Search Images Maps Play YouTube News Gmail Drive More »
Sign in
Screen reader users: click this link for accessible mode. Accessible mode has the same essential features but works better with your reader.

Patents

  1. Advanced Patent Search
Publication numberUS6729624 B1
Publication typeGrant
Application numberUS 09/789,096
Publication dateMay 4, 2004
Filing dateFeb 20, 2001
Priority dateFeb 20, 2001
Fee statusPaid
Publication number09789096, 789096, US 6729624 B1, US 6729624B1, US-B1-6729624, US6729624 B1, US6729624B1
InventorsDavid E. Johnston
Original AssigneeFreudenberg-Nok General Partnership
Export CitationBiBTeX, EndNote, RefMan
External Links: USPTO, USPTO Assignment, Espacenet
Radial shaft seal
US 6729624 B1
Abstract
A radial shaft seal for dynamic applications is disclosed. The shaft seal has a case member and a resilient sealing body attached to the case member. The sealing body includes an annular elastomeric member and a resinous ring. The elastomeric member has a radially extending section and a distal end. The resinous ring has a radially extending portion and an edge. The radially extending section is contiguous to the radially extending portion to form a composite seal lip body. The composite seal lip body, as installed, is positioned so that the distal end of the radially extending section and the edge of said radially extending portion engage the shaft in fluid tight relation by the elastomeric member and by the reaction forces of the resinous ring. Therefore, a portion of the reaction forces is shared by the edge and the distal end so as to reduce the wear in the distal end. The seal may optionally have one of several pumping features including uni-directional helical ribs, bi-directional helical ribs, unidirectional keel-shaped helical ribs, bi-directional keel shaped helical ribs and undulating pumping members.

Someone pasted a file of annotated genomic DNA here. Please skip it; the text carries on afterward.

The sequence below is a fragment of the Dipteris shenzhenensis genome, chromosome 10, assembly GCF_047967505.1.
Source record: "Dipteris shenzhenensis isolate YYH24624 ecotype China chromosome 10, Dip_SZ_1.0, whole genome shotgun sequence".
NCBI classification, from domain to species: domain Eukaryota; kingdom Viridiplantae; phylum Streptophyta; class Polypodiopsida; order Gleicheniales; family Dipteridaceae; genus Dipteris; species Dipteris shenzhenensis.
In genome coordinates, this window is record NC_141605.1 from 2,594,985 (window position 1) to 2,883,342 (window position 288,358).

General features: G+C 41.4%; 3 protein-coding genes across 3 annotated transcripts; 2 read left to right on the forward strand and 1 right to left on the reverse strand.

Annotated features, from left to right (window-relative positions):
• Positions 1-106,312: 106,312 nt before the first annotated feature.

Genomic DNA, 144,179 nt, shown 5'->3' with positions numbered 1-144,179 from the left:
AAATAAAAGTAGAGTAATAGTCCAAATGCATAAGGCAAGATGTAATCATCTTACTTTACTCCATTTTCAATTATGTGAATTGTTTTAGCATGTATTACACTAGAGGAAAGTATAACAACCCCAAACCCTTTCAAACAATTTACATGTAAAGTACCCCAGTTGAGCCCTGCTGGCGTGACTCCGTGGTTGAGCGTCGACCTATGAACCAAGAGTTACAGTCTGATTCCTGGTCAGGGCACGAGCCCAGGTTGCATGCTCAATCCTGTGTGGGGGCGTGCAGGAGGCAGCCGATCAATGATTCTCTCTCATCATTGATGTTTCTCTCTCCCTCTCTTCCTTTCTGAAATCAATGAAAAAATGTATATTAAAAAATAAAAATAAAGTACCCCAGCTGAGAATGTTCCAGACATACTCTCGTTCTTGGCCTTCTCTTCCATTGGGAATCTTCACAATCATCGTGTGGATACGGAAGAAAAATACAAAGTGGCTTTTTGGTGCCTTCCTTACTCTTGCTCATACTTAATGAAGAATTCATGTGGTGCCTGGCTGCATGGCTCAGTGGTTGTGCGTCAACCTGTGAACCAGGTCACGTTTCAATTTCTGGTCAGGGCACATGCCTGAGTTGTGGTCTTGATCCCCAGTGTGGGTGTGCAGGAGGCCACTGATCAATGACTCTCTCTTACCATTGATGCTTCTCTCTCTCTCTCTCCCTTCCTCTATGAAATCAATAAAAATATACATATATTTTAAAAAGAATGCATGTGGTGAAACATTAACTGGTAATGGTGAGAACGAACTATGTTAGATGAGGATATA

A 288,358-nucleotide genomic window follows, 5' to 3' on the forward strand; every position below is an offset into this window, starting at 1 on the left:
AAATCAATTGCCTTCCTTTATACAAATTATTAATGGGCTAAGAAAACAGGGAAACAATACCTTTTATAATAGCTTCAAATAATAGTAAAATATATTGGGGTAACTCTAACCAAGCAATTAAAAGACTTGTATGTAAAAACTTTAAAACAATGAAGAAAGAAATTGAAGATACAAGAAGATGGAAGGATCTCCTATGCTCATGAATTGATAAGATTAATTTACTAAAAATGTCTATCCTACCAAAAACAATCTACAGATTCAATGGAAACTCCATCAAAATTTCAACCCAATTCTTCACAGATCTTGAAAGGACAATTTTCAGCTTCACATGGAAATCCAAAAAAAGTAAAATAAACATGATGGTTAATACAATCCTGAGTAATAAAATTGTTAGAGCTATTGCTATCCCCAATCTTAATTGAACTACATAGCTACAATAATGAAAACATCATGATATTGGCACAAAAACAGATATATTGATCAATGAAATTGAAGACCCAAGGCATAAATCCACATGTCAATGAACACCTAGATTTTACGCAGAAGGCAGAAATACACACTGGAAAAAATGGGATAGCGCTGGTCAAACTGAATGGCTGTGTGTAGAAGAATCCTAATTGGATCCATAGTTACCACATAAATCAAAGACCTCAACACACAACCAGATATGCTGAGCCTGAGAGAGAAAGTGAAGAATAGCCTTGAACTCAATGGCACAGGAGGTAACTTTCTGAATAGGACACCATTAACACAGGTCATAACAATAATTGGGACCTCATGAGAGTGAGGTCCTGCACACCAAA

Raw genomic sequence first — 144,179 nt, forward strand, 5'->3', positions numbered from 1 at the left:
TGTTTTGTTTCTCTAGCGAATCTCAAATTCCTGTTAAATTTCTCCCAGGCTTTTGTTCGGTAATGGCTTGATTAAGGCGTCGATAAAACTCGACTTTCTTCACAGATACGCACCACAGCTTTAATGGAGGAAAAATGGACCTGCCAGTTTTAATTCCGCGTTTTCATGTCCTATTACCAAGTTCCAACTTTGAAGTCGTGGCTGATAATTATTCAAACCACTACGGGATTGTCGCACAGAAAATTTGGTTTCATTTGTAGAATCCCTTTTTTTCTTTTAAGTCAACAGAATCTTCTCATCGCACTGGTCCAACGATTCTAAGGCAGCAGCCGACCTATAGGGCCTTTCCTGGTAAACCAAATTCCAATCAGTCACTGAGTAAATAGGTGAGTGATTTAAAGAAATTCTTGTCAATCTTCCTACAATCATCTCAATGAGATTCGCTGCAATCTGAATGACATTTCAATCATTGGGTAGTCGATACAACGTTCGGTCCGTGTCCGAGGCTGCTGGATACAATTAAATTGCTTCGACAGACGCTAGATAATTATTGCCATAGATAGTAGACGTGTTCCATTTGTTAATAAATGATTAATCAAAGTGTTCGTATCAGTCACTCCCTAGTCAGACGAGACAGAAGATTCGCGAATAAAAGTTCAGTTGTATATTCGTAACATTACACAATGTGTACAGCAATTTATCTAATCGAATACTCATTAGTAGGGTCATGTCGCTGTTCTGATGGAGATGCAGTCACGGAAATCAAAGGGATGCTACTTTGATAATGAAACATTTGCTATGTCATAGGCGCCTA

Images(7)
Previous page
Next page
Claims(7)
What is claimed is:
1. A radial shaft seal adapted for sealing a dynamic shaft, said radial shaft seal comprising:
a case member; and
a sealing body attached to the case member, the sealing body including a seal member and a resinous ring;